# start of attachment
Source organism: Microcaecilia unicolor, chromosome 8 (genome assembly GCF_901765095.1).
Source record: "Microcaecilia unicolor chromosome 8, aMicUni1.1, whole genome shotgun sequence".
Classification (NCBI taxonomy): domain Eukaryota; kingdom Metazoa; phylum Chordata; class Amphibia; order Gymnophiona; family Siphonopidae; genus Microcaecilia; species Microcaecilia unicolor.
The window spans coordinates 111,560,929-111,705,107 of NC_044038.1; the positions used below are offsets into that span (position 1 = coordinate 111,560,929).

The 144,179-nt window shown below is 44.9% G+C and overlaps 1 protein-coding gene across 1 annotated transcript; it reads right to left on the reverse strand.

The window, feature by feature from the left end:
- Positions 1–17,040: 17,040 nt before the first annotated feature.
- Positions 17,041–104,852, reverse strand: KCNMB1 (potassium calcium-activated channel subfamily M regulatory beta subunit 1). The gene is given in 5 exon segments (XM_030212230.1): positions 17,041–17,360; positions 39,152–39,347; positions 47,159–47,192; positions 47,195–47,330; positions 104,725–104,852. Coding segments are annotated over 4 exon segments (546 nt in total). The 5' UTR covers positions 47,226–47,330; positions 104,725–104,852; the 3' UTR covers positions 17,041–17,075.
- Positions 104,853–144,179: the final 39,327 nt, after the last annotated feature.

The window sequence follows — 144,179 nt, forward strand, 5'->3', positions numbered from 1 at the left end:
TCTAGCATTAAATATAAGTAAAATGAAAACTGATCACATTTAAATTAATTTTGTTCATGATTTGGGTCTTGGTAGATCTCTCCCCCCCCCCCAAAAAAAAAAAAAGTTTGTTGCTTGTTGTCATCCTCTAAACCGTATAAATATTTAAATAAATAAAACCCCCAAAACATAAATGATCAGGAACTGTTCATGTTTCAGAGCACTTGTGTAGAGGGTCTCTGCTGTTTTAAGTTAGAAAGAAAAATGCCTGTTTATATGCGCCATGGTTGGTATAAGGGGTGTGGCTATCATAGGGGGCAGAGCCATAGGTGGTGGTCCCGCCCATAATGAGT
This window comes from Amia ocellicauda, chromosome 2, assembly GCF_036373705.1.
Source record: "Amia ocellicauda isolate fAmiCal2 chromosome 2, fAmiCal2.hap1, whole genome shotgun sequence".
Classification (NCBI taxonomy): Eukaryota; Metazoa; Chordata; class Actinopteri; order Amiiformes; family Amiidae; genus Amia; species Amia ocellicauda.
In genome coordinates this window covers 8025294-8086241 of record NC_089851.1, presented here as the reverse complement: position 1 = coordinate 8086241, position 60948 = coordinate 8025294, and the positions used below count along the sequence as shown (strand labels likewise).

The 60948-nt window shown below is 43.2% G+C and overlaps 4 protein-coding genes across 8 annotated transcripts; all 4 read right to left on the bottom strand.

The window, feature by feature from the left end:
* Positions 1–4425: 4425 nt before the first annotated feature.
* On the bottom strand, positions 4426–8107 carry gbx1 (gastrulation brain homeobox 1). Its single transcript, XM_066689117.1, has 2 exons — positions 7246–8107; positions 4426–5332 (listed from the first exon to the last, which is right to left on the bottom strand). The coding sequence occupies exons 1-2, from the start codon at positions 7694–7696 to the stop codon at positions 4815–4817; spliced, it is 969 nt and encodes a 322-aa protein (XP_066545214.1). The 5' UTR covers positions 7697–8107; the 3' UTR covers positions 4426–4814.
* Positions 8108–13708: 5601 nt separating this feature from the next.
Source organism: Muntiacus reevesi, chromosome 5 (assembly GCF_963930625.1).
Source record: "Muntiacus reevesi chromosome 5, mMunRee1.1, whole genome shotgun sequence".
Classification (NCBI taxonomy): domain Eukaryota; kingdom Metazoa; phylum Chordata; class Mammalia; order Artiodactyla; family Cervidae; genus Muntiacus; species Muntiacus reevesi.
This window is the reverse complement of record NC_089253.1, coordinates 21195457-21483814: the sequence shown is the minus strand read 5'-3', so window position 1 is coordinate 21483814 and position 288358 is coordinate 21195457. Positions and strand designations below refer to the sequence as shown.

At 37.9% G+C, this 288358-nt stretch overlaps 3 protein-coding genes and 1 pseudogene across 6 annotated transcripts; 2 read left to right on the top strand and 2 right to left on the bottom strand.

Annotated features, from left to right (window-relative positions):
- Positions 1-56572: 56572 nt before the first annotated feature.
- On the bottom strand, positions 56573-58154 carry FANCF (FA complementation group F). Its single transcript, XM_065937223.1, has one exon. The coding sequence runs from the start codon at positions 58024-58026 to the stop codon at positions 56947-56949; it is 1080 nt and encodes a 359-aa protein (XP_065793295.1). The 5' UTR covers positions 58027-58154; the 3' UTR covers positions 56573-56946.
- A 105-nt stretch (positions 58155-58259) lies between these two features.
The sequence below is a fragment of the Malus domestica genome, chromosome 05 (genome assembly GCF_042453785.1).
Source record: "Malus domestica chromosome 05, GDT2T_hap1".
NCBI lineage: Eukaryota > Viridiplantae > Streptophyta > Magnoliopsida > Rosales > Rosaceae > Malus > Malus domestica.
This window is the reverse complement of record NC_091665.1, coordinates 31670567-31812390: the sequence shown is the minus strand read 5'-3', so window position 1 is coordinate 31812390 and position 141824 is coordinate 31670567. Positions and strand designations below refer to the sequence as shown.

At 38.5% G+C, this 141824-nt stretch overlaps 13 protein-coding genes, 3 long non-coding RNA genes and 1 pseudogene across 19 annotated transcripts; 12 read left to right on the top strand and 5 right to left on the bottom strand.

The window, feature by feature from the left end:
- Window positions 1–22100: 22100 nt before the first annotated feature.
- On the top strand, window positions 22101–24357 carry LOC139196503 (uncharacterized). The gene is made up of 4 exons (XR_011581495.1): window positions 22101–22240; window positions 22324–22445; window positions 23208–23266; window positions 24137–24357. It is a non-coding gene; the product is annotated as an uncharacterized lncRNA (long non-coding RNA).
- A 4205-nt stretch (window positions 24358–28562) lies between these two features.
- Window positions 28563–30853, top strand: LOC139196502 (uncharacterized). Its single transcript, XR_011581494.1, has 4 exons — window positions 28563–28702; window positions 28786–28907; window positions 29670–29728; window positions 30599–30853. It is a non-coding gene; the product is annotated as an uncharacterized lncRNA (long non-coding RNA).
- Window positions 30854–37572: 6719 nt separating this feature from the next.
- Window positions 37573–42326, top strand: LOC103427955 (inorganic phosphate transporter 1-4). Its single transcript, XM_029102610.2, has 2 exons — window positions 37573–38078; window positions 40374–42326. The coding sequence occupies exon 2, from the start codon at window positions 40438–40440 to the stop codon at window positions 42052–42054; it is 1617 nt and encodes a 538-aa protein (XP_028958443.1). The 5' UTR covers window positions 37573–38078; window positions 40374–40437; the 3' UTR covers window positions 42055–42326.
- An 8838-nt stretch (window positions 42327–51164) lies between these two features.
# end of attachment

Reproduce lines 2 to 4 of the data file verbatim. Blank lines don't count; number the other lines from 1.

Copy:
Source record: "Microcaecilia unicolor chromosome 8, aMicUni1.1, whole genome shotgun sequence".
Classification (NCBI taxonomy): domain Eukaryota; kingdom Metazoa; phylum Chordata; class Amphibia; order Gymnophiona; family Siphonopidae; genus Microcaecilia; species Microcaecilia unicolor.
The window spans coordinates 111,560,929-111,705,107 of NC_044038.1; the positions used below are offsets into that span (position 1 = coordinate 111,560,929).